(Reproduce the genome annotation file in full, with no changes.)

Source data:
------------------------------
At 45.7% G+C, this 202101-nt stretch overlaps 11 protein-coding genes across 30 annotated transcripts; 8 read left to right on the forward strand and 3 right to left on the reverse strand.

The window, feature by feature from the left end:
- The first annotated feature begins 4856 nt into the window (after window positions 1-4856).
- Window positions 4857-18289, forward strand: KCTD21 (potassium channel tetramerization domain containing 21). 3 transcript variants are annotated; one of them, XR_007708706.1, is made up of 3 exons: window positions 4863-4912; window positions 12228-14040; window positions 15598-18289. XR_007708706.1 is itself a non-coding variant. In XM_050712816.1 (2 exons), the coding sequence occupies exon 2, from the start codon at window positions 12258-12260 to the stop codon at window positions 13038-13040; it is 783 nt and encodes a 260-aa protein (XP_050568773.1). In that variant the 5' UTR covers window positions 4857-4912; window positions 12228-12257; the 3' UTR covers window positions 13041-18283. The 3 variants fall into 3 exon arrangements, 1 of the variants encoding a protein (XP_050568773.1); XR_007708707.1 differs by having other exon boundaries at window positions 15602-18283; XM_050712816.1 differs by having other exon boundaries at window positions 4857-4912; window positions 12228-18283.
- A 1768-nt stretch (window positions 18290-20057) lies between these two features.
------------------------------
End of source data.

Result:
At 45.7% G+C, this 202101-nt stretch overlaps 11 protein-coding genes across 30 annotated transcripts; 8 read left to right on the forward strand and 3 right to left on the reverse strand.

The window, feature by feature from the left end:
- The first annotated feature begins 4856 nt into the window (after window positions 1-4856).
- Window positions 4857-18289, forward strand: KCTD21 (potassium channel tetramerization domain containing 21). 3 transcript variants are annotated; one of them, XR_007708706.1, is made up of 3 exons: window positions 4863-4912; window positions 12228-14040; window positions 15598-18289. XR_007708706.1 is itself a non-coding variant. In XM_050712816.1 (2 exons), the coding sequence occupies exon 2, from the start codon at window positions 12258-12260 to the stop codon at window positions 13038-13040; it is 783 nt and encodes a 260-aa protein (XP_050568773.1). In that variant the 5' UTR covers window positions 4857-4912; window positions 12228-12257; the 3' UTR covers window positions 13041-18283. The 3 variants fall into 3 exon arrangements, 1 of the variants encoding a protein (XP_050568773.1); XR_007708707.1 differs by having other exon boundaries at window positions 15602-18283; XM_050712816.1 differs by having other exon boundaries at window positions 4857-4912; window positions 12228-18283.
- A 1768-nt stretch (window positions 18290-20057) lies between these two features.